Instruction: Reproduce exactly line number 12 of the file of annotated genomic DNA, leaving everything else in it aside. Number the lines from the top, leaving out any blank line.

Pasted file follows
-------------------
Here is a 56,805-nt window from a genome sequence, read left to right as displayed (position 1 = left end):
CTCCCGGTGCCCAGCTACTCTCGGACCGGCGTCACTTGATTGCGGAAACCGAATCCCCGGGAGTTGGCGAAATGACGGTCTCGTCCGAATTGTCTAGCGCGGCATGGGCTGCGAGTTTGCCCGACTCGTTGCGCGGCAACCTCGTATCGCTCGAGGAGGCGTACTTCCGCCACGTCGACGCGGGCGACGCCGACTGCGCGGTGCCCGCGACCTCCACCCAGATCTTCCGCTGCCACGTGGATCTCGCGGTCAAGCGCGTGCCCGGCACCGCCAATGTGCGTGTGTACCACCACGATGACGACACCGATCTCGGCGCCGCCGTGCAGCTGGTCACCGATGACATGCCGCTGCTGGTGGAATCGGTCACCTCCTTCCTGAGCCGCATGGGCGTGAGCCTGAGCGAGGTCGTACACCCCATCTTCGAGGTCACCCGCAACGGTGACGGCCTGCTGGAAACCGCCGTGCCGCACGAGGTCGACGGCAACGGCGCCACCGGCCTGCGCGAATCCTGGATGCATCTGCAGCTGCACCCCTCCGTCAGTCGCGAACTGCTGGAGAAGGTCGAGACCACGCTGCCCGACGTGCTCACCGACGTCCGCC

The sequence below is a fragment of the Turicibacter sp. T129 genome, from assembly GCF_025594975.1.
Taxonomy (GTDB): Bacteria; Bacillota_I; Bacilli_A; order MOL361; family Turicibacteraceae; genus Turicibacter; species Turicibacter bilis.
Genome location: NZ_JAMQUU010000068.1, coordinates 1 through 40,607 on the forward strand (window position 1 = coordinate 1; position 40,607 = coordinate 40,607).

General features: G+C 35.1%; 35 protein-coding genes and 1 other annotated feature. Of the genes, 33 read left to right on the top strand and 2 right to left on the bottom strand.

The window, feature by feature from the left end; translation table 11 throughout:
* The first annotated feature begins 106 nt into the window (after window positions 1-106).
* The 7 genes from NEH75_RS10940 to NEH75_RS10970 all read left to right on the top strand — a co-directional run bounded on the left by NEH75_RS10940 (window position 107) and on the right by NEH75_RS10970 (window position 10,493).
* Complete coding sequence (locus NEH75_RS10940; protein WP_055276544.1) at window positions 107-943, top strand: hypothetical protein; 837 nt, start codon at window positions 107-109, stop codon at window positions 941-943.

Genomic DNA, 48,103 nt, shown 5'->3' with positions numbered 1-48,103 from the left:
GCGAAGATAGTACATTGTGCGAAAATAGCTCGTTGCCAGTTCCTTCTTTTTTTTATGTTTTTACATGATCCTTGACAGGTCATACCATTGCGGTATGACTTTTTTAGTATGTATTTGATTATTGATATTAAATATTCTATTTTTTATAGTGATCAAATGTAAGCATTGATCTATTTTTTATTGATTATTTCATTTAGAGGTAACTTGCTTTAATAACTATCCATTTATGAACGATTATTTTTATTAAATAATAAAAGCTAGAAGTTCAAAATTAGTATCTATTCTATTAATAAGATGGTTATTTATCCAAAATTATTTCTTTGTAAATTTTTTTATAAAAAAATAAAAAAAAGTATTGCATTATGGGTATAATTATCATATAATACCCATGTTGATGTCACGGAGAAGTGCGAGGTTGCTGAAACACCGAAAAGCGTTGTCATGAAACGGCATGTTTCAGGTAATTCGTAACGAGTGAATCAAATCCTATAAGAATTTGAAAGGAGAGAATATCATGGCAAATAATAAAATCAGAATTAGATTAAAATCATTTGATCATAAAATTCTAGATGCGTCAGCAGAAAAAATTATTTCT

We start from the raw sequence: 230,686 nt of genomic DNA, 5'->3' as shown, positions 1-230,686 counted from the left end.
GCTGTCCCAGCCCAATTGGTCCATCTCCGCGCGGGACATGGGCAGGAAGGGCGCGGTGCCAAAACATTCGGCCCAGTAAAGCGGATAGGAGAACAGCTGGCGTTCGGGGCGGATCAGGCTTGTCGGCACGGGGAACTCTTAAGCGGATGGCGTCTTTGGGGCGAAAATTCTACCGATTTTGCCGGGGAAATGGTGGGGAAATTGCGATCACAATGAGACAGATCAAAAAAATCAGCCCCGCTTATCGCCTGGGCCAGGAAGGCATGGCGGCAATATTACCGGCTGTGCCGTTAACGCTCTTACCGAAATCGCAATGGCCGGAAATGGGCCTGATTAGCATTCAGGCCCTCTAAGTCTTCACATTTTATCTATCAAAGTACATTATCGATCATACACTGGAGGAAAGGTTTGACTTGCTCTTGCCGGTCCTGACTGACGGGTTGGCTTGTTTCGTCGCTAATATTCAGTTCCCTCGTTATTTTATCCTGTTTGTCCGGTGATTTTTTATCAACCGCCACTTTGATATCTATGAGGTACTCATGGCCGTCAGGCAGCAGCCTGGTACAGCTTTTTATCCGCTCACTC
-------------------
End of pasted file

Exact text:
GCGAAGATAGTACATTGTGCGAAAATAGCTCGTTGCCAGTTCCTTCTTTTTTTTATGTTTTTACATGATCCTTGACAGGTCATACCATTGCGGTATGACTTTTTTAGTATGTATTTGATTATTGATATTAAATATTCTATTTTTTATAGTGATCAAATGTAAGCATTGATCTATTTTTTATTGATTATTTCATTTAGAGGTAACTTGCTTTAATAACTATCCATTTATGAACGATTATTTTTATTAAATAATAAAAGCTAGAAGTTCAAAATTAGTATCTATTCTATTAATAAGATGGTTATTTATCCAAAATTATTTCTTTGTAAATTTTTTTATAAAAAAATAAAAAAAAGTATTGCATTATGGGTATAATTATCATATAATACCCATGTTGATGTCACGGAGAAGTGCGAGGTTGCTGAAACACCGAAAAGCGTTGTCATGAAACGGCATGTTTCAGGTAATTCGTAACGAGTGAATCAAATCCTATAAGAATTTGAAAGGAGAGAATATCATGGCAAATAATAAAATCAGAATTAGATTAAAATCATTTGATCATAAAATTCTAGATGCGTCAGCAGAAAAAATTATTTCT